By Pat Harty
IOWA CITY, Iowa – In the wake of the ugly incident that occurred in the post-game handshake line following Michigan’s loss at Wisconsin on Sunday, it now is being suggested to not shake hands anymore.
It’s easy to feel that way in the heat of the moment, and when emotions still are high, but it also seems to be an over-reaction to an isolated incident.
Sunday’s incident in which Michigan head coach Juwan Howard punched Wisconsin assistant coach Joe Krabbenhoft on the side of his face with an open hand could’ve easily been avoided if both head coaches had just used more common sense, and behaved in a more mature and professional manner.
Wisconsin head coach Greg Gard deserves blame for initiating the altercation by stepping in the path of Howard, and by making contact with Howard, who had made it abundantly clear that he didn’t want to discuss the matter with Gard in the handshake line.
Gard should’ve let Howard pass by and then reach out to him in private to explain why he called a timeout in the final seconds. The incident probably wouldn’t have escalated if Gard had just let Howard walk past him in the handshake line.
However, Gard’s behavior certainly doesn’t excuse what Howard did.
To have thrown a punch, open-handed or not, Howard crossed the line of acceptable behavior and he should now face a lengthy suspension at the least.
Gard should also be reprimanded for causing the incident to escalate.
Blame and punish the people that behaved poorly, coaches and players, but don’t blame the long-standing tradition of shaking hands for Sunday’s incident.
Greg Gard should not have called a timeout with his team leading by double figures in the closing seconds.
Gard also should not have put his hands on Howard, while Krabbenhoft should’ve tried to have kept the incident from escalating, but he did just the opposite.
And then neither head coach offered an apology during his post-game press conference.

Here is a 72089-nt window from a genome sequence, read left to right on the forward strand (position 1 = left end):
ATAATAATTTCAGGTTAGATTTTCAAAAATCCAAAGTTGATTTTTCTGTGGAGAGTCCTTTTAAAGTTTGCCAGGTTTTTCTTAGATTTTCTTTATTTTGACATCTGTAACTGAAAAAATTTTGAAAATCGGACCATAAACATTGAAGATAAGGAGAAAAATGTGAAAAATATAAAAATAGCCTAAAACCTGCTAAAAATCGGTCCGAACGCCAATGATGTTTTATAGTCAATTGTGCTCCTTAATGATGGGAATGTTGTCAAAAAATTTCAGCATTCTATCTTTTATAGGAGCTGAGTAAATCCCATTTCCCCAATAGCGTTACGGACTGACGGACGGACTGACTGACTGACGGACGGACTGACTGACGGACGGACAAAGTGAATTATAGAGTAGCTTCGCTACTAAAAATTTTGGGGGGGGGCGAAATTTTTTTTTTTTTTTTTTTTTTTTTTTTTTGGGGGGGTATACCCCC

The lack of professionalism, maturity and accountability on both sides was astonishing and disturbing.
Michigan State coach Tom Izzo addressed the incident on Monday with the media and he disagrees with ending the tradition of shaking hands.
Izzo said you have to “man up” and congratulate someone “who kicked your butt.”
And he’s right.
Just because two head coaches handled a situation poorly doesn’t mean that it’s too risky and dangerous to shake hands after a game.
“Those are the moments when I just think you learn the most about people,” Izzo said Monday.
Instead of ending the handshake line, schools need to reinforce what they stand for and what they represent.
And though emotions are extremely high after a game, it still isn’t asking a lot for players and coaches to be mature enough to shake hands, although Iowa coach Fran McCaffery doesn’t see it that way.
He would prefer to not have the handshake line after games and he explained why on Monday.
“What I don’t think people realize, there’s a lot of conversation that goes on between the coaches and the players before and after the game.,” Fran McCaffery said. “If you want to give somebody a hug, you can. If you want to spend time with somebody, you can. It doesn’t have to be forced, and it doesn’t have to be right at that moment.
“A lot of things happen throughout the course of games. A lot of intensity, a lot of stuff said. So you might have an issue, and there has been some. I think you just move on.”
McCaffery brings up some good points, and he has the benefit of speaking from experience. He has participated in hundreds of post-game handshake lines, but he also has avoided shaking hands after a few games, including at Iowa, due to concerns about a possible altercation breaking out.
“It just takes one person to say something, and everybody is right on top of each other,” Fran McCaffery said. “You all know how intense we are, the pressures on the players, the coaches. A lot of stuff is said. A lot of stuff was said to our team at Ohio State. Not by them, by the fans. You deal with it.
“I have pulled my team off the floor before. You all have seen that. And I have been commended by my administration at two different places for doing that. My main concern is the health and welfare of our guys.”
There are valid points to both side of this argument, but it’s also kind of disappointing and discouraging to think that showing good sportsmanship is asking too much from some adults.
Howard and Gard are supposed to set the right examples as leaders of young men, but they both failed to do that on Sunday, especially Howard.
Instead of walking away from this problem, it would make more sense to try and solve it.
Howard has to learn to control his temper, while Gard has to learn when to just walk away.
Again, blame the people who caused the incident to escalate.
Don’t blame a tradition that is meant to promote sportsmanship.